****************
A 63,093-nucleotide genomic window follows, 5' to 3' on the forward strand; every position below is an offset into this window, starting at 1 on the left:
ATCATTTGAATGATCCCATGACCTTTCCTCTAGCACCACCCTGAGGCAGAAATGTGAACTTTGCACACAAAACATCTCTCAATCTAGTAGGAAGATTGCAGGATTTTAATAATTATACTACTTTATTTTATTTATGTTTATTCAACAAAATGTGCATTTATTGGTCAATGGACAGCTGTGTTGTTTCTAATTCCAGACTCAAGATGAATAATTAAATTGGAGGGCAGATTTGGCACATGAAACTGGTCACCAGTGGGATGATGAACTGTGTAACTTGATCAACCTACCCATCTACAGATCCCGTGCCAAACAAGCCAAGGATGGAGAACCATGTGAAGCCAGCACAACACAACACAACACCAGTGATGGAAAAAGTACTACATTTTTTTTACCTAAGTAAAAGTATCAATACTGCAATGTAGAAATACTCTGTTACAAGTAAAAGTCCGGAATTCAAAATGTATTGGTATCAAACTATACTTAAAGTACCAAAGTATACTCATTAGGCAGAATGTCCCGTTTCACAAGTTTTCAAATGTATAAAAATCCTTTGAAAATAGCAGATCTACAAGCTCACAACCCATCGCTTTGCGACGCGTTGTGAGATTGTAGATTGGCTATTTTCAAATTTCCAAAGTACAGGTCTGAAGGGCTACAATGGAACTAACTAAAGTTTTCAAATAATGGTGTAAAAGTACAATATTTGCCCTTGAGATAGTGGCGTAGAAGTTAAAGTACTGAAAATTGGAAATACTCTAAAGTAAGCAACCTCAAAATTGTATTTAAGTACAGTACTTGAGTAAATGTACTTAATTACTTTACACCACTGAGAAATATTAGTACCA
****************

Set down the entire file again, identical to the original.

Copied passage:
A 63,093-nucleotide genomic window follows, 5' to 3' on the forward strand; every position below is an offset into this window, starting at 1 on the left:
ATCATTTGAATGATCCCATGACCTTTCCTCTAGCACCACCCTGAGGCAGAAATGTGAACTTTGCACACAAAACATCTCTCAATCTAGTAGGAAGATTGCAGGATTTTAATAATTATACTACTTTATTTTATTTATGTTTATTCAACAAAATGTGCATTTATTGGTCAATGGACAGCTGTGTTGTTTCTAATTCCAGACTCAAGATGAATAATTAAATTGGAGGGCAGATTTGGCACATGAAACTGGTCACCAGTGGGATGATGAACTGTGTAACTTGATCAACCTACCCATCTACAGATCCCGTGCCAAACAAGCCAAGGATGGAGAACCATGTGAAGCCAGCACAACACAACACAACACCAGTGATGGAAAAAGTACTACATTTTTTTTACCTAAGTAAAAGTATCAATACTGCAATGTAGAAATACTCTGTTACAAGTAAAAGTCCGGAATTCAAAATGTATTGGTATCAAACTATACTTAAAGTACCAAAGTATACTCATTAGGCAGAATGTCCCGTTTCACAAGTTTTCAAATGTATAAAAATCCTTTGAAAATAGCAGATCTACAAGCTCACAACCCATCGCTTTGCGACGCGTTGTGAGATTGTAGATTGGCTATTTTCAAATTTCCAAAGTACAGGTCTGAAGGGCTACAATGGAACTAACTAAAGTTTTCAAATAATGGTGTAAAAGTACAATATTTGCCCTTGAGATAGTGGCGTAGAAGTTAAAGTACTGAAAATTGGAAATACTCTAAAGTAAGCAACCTCAAAATTGTATTTAAGTACAGTACTTGAGTAAATGTACTTAATTACTTTACACCACTGAGAAATATTAGTACCA